08/08/2017 11:40 AM AEST | Updated 08/08/2017 12:58 PM AEST

Same-Sex Marriage: Where The Hell Is It At?

The Turnbull Government has now committed to a parliamentary vote this year.

CANBERRA -- The Turnbull Government has laid out a path for a parliamentary vote on marriage equality this year after the options of a plebiscite and a postal plebiscite have been expended. And it is likely to cost $122 million.

"Strong leaders keep their promises, weak leaders break them. I am a strong leader," Prime Minister Malcolm Turnbull said announcing the renewed effort towards a people's vote.

At a joint government party room meeting on Tuesday, the Liberals and National MPs and Senators were advised that the government has set November 25th as the new date for a compulsory plebiscite.

Essential enabling legislation will be be submitted for a second time to the senate this week. Liberal MP Warren Entsch told HuffPost Australia that public finding for the "yes" and "no" campaigns will be taken out.

It will fail and then voting will start in five weeks on legally questionable postal plebiscite with ballots to be returned by November 7.

Turnbull said the pursuit of the plebiscite as government policy was about trust.

"Fundamental to political leadership is integrity and trust," he told reporters in Canberra. "We all know what happens to governments that break their promises. We all remember Julia Gillard's "There will be no carbon tax under the government I lead" and how she broke that promise and what followed. Now, we've made a very clear commitment here and we are sticking with it."

When the legislation fails, as those who opposed it last November, Labor, the Greens and Senators Derryn Hinch, Nick Xenophon and Jacqui Lambie, have not changed their minds, the government will move to the option of a postal plebiscite.

It would be run by the Australian Bureau of Statistics (ABS) at an estimated cost of $122 million.

This will be backed by a free vote in parliament by the end of 2017.

"If there's a "yes" vote recorded in the postal vote then we will facilitate the introduction of a private members bill to legalise same-sex marriage," Turnbull said. "And if there is a no vote we will not."

Legal advice obtained by marriage equality advocates insist a postal plebiscite is unconstitutional as it requires, like the original plebiscite proposal, enabling legislation to fund it. They describe it as a "truly ridiculous idea".

But the Prime Minister said on Tuesday he was confident that a postal plebiscite would withstand any legal challenge, "We are confident. We have legal advice."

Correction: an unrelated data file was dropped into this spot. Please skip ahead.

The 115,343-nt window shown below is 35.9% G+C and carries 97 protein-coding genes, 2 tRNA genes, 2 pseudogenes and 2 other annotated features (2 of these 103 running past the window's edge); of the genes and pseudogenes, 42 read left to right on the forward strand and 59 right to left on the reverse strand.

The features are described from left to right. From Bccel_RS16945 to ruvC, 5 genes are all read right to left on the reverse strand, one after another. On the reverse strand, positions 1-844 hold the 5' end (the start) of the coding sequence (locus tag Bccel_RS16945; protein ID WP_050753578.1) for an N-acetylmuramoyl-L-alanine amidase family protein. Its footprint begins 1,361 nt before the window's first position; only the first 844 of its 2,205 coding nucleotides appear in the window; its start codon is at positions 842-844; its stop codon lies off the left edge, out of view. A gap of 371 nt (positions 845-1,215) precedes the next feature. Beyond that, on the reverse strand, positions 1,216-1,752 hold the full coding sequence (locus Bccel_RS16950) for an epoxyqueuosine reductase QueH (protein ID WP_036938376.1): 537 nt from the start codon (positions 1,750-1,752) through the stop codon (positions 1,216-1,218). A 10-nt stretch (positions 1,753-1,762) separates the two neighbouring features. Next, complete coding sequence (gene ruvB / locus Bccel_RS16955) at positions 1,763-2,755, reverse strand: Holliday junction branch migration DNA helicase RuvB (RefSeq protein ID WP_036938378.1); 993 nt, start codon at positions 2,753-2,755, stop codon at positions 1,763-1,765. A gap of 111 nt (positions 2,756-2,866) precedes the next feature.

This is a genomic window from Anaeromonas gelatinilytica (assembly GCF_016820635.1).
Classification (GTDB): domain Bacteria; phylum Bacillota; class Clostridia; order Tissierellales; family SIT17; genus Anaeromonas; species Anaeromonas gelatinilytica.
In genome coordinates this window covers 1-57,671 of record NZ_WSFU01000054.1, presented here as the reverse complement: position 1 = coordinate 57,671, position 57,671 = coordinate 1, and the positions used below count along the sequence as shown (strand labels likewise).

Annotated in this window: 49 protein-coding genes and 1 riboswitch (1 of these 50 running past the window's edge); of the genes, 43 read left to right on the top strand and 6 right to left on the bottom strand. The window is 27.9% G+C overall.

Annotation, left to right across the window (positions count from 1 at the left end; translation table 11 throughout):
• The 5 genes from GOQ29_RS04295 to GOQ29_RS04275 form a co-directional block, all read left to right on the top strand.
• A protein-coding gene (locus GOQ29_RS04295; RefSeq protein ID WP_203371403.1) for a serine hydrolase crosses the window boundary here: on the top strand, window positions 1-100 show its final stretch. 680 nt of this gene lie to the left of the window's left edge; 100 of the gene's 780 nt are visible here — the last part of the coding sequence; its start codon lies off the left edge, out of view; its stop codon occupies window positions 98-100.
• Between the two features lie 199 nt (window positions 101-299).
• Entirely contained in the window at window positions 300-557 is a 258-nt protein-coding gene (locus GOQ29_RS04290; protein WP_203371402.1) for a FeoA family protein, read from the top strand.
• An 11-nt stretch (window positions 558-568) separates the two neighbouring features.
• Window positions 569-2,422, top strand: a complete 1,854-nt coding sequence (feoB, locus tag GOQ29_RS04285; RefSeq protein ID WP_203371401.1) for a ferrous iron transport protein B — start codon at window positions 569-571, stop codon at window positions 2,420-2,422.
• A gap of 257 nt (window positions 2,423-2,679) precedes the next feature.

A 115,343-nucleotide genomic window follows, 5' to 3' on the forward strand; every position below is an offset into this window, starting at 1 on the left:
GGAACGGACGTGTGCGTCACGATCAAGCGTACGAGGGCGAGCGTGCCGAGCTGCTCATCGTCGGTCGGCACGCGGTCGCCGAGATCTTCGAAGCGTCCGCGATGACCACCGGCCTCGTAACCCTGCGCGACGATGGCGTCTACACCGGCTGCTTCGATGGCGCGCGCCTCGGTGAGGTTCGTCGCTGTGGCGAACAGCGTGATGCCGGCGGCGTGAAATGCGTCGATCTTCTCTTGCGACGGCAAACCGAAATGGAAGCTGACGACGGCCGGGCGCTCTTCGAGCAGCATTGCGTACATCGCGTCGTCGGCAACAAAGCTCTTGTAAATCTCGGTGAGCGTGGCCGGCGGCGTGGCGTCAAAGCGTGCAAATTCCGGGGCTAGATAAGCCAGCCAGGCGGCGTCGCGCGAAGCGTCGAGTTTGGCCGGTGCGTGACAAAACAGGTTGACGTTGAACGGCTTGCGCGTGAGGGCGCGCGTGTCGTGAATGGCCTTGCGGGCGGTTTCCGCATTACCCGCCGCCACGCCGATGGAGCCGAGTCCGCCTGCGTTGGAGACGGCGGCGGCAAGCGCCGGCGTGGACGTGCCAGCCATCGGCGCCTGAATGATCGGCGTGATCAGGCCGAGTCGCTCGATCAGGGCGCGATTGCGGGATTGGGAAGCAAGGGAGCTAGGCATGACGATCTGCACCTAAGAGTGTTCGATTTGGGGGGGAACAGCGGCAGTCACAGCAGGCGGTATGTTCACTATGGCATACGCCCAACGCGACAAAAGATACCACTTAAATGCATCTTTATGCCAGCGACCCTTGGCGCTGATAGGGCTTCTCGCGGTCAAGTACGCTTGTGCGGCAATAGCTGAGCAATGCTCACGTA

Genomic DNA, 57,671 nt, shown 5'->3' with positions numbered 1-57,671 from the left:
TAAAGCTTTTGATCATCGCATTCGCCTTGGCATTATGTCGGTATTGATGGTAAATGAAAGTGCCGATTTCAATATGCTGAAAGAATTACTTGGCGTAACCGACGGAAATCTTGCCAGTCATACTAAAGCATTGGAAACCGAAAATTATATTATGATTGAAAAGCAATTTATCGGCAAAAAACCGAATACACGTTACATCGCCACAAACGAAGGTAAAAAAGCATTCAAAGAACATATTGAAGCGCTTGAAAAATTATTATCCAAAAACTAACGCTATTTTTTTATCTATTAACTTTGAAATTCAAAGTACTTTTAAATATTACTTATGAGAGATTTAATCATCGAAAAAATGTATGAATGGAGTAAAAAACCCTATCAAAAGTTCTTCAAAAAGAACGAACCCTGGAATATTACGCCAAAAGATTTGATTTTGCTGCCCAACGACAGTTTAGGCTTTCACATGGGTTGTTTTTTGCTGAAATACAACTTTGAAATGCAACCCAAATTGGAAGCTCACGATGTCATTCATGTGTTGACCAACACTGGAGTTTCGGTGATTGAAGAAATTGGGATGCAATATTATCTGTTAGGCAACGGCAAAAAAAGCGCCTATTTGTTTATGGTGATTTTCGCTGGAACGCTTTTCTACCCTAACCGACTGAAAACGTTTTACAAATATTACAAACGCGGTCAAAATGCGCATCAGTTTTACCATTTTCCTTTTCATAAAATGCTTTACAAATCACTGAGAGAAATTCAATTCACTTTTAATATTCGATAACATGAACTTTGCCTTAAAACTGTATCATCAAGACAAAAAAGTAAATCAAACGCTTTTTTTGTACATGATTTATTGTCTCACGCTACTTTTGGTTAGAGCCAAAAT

Ballots will soon be sent out, with the last day for the return of ballots being November 7. This will then facilitate a follow up free vote in parliament.

The pressure is now on the Senate.

The government is going through the motions, insisting it is keeping a 2016 election promise despite many other promises broken, by trying a second time to get the enabling legislation for a plebiscite through parliament.

What is wrong with a popular vote when it is all about the people having a say? It is viewed as non-binding, non-compulsory, non-representative, wasteful (a cost of $170 million) and the expected heated "yes" and "no" campaigns could cause serious harm to the well-being of LGBTQ people.

Contentious, emotionally charged issues like euthanasia and abortion have not gone to a popular vote. Advocates, like Liberal Senator Dean Smith, insist using a plebiscite sets a dangerous precedent in removing parliament from the responsibility of dealing with important issues.

What is wrong with a postal plebiscite, when it is all about the people having a say? All of the above plus it could be unconstitutional and will be slapped with a legal challenge as soon as it is launched. As well young people are expected to be unlikely to not use the post. Warren Entsch expects the turnout to be 30 to 40 per cent.

There are still few details on what a postal plebiscite will entail.

The legal advice the government has sought over a postal plebiscite has, as yet, not been released.

If a legal challenge fails, what happens next? Will advocates refuse to campaign?

What happens if not everyone receives a ballot?

Is there ever an end to this?

Conservative MP and Assistant Treasurer Michael Sukkar expects a "no" vote to be returned in a postal plebiscite and he wants parliament bound by that outcome.

Sukkar has described a plebiscite as the "only way forward" and the "middle ground". Liberal MP Andrew Laming also expects a "no" vote as far more likely.

But marriage quality advocates, like Alex Greenwich the Co-Chair of Australian Marriage Equality, just want parliamentarians to do their job.

"I thinks Australians are disappointed by the government's response. It was not a response to resolve marriage equality," he told HuffPost Australia. "The only way to resolve it is vote in parliament. That is what we are going to redouble our efforts to seek to achieve."

Greenwich said some in the government just want to "delay, delay, delay," but he is urging them to consult properly with the Australian community which overwhelmingly supports same-sex marriage.

"At some point in their term are they actually going to do their job or are they going to continue to weaken the role of parliament by keeping on coming up with desperate policies on the run like plebiscites," he said.

"For ten years polls have shown a majority, the only way to achieve it is a vote in parliament. It is time for the government to do its job."